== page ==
Great misconceptions

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“Copernicus first demonstrated that the earth goes round the sun”

Very shortly before his death in AD 1543 Nicolaus Copernicus finally published his radical De Revolutionibus Orbium Coelestium, outlining a heliocentric model for the solar system. A revolution, not just in astronomy but philosophy, was ushered in and his name went down in history. But he was not the first to understand that the earth went round the sun.

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In the original manuscripts for his book he makes mention of another more ancient tome, The Sand Reckoner by Archimedes, which itself contains a clue to the real father of heliocentrism. Archimedes himself was not impressed with the idea of a sun-centred solar system but he does mention in passing another book long since lost. In this he notes that a man called Aristarchus, in the third century BC, proposed that “the fixed stars and the sun remain unmoved, that the earth revolves about the sun on the circumference of a circle.”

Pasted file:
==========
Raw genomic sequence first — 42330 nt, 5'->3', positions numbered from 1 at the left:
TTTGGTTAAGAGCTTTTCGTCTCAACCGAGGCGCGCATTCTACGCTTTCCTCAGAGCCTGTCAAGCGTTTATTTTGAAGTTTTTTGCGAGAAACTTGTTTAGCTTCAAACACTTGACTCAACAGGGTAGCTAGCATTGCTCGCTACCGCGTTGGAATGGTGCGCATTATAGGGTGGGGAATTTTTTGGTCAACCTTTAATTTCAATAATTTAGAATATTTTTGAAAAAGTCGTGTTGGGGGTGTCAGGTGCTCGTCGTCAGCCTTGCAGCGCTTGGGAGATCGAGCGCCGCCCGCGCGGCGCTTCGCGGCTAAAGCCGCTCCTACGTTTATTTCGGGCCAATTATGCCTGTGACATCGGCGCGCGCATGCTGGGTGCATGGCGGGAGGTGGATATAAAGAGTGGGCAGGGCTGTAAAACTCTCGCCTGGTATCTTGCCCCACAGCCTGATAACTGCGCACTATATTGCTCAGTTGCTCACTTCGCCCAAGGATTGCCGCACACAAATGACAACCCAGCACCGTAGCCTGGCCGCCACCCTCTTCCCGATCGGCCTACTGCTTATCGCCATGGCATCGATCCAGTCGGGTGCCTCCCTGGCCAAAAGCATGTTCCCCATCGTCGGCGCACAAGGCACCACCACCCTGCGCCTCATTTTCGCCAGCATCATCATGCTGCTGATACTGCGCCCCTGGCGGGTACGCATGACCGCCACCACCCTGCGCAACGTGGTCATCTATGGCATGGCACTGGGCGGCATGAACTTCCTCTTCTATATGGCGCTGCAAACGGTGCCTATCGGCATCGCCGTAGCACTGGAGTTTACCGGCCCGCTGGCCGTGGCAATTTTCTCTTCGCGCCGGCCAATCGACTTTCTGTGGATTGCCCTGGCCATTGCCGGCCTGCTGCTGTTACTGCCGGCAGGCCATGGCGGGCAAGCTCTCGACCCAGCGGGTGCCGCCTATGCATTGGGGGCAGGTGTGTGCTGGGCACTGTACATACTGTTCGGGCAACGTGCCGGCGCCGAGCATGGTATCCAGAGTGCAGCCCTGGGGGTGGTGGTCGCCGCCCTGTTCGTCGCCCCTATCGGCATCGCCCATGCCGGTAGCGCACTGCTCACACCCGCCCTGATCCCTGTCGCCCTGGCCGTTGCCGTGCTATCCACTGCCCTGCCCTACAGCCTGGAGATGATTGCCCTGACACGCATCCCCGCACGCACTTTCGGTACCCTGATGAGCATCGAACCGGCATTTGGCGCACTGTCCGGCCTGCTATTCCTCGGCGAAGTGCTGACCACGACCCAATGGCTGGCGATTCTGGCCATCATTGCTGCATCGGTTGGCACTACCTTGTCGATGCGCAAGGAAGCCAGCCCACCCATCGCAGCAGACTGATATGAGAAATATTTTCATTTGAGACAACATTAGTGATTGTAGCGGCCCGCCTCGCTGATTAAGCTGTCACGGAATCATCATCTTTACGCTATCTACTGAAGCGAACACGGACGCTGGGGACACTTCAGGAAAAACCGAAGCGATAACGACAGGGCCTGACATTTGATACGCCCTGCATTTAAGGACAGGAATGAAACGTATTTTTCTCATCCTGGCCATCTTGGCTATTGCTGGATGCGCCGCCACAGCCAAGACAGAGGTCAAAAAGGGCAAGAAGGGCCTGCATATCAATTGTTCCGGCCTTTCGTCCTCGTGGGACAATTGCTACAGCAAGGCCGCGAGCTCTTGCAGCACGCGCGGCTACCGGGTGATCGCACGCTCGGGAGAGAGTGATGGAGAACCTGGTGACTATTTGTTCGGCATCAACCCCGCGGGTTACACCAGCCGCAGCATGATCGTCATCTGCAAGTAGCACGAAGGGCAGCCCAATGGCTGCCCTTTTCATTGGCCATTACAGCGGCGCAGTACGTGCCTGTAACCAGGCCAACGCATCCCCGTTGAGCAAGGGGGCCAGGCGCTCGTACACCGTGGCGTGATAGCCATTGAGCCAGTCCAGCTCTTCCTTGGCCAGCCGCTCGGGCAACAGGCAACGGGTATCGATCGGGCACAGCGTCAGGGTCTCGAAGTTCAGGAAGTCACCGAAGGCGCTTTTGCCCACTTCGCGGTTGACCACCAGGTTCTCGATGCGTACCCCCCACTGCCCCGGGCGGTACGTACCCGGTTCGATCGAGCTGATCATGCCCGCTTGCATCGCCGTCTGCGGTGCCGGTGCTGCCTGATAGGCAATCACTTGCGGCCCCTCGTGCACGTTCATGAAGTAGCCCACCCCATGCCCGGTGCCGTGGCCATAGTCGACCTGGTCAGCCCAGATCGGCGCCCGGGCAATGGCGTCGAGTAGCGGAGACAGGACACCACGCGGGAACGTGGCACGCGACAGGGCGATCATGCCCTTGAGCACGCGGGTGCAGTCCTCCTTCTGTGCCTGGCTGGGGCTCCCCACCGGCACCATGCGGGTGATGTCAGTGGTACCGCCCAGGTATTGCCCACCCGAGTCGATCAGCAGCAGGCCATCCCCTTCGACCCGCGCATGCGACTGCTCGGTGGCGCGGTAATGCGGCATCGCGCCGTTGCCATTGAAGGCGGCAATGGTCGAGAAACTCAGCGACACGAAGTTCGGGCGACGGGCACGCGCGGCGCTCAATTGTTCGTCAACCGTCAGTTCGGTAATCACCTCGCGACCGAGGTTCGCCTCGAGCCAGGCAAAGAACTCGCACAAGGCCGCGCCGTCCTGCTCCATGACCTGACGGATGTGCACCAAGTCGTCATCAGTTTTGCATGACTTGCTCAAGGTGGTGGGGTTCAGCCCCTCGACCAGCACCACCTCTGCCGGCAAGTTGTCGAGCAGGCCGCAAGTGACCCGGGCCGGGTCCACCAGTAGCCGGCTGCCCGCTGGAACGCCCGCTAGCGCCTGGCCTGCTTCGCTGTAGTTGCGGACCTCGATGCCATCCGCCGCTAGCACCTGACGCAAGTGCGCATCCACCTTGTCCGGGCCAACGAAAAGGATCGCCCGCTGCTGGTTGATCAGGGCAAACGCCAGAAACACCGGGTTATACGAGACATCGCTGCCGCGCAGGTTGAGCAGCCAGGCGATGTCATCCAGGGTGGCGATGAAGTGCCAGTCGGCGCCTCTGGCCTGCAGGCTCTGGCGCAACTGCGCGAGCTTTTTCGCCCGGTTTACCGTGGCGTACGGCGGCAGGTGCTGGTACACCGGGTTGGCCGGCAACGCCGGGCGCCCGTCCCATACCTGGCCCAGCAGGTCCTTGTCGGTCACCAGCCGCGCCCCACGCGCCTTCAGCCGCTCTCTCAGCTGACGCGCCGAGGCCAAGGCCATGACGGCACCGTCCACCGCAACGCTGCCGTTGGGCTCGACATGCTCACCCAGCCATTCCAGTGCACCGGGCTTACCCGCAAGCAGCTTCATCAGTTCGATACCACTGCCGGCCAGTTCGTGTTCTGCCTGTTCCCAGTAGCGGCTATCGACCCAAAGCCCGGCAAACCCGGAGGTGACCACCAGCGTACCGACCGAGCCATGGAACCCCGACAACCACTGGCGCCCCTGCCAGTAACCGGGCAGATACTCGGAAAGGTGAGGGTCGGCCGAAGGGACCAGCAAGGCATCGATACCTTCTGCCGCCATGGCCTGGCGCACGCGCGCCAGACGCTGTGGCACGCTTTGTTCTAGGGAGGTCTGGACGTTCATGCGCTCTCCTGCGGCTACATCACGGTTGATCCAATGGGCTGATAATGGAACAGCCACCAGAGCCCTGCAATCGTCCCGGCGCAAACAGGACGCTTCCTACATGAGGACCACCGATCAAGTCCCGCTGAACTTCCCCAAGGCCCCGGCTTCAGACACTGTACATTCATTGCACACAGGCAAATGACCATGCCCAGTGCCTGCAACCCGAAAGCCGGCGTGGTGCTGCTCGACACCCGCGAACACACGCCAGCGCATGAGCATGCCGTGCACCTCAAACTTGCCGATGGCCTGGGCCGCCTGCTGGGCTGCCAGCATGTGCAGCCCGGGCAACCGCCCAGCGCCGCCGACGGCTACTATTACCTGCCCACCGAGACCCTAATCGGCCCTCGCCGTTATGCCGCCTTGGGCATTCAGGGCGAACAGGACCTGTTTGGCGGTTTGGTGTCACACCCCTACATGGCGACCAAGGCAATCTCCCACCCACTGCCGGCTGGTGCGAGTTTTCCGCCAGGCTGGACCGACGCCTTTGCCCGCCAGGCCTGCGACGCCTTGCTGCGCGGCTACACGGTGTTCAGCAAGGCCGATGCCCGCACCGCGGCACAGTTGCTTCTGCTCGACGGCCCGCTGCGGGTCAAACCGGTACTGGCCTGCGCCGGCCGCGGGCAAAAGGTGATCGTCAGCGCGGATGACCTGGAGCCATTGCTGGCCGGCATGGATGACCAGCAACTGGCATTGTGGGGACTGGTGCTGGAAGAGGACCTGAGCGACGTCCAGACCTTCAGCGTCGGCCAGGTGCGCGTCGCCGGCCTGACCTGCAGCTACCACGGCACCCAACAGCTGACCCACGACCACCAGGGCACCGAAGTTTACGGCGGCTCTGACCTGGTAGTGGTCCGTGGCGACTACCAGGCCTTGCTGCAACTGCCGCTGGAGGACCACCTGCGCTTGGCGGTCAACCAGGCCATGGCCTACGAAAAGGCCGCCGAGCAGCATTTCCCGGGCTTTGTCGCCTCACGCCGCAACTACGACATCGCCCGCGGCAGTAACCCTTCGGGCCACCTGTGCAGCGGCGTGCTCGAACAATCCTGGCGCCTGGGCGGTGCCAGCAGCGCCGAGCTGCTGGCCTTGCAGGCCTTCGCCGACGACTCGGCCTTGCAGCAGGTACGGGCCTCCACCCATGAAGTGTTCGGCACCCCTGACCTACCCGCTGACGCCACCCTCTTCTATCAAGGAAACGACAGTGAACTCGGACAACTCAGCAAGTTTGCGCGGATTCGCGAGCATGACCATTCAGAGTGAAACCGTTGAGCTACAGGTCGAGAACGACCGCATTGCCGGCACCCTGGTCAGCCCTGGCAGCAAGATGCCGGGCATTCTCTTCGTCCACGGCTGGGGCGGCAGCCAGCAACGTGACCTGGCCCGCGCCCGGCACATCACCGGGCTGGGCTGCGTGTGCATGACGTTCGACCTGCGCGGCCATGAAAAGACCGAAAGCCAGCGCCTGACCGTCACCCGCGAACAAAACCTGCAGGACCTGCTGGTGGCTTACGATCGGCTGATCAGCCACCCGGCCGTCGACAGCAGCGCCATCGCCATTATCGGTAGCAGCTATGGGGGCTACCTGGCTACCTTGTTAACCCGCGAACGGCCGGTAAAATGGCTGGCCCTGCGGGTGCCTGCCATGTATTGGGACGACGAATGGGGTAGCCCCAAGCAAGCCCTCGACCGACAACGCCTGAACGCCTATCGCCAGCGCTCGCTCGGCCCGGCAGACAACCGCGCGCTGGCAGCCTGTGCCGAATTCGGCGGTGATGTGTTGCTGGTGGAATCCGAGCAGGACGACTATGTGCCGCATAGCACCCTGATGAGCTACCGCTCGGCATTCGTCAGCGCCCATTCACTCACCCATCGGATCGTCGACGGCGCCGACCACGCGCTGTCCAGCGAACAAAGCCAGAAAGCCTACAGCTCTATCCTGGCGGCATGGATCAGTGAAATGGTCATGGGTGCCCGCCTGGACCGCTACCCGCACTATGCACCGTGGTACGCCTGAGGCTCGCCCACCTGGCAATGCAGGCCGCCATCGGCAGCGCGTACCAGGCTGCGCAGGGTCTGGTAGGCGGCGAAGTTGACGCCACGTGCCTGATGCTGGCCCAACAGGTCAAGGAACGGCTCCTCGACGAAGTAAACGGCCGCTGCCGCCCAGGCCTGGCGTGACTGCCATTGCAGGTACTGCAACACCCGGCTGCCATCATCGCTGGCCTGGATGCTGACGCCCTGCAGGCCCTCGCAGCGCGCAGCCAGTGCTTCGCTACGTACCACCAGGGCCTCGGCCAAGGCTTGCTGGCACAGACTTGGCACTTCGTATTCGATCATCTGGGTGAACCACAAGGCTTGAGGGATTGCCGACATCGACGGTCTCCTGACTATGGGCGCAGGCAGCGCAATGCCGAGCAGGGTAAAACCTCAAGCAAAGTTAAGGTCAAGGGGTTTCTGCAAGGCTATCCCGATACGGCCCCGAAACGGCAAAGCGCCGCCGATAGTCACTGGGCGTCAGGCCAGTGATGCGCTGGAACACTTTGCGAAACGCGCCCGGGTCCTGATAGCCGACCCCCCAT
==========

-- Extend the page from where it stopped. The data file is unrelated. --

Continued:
Like Copernicus after him, Aristarchus was faced with a barrage of criticism for daring to remove the earth from its privileged position. Indeed Plutarch claimed that Cleanthes, who wrote an impassioned essay Against Aristarchus, asked for the astronomer to be charged with impiety, although we don’t know if he ever was. We do know that his idea never caught on and he had only one recorded follower in the ancient world.

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Even when Copernicus published De Revolutionibus, Aristarchus was once again denied. No mention of The Sand Reckoner or Aristarchus made it from the manuscripts to the final printed edition. And so it is perhaps ironic that Aristarchus is sometimes now referred to as the ‘Greek Copernicus’ when in fact it is Copernicus who should perhaps be referred to as the ‘Polish Aristarchus’.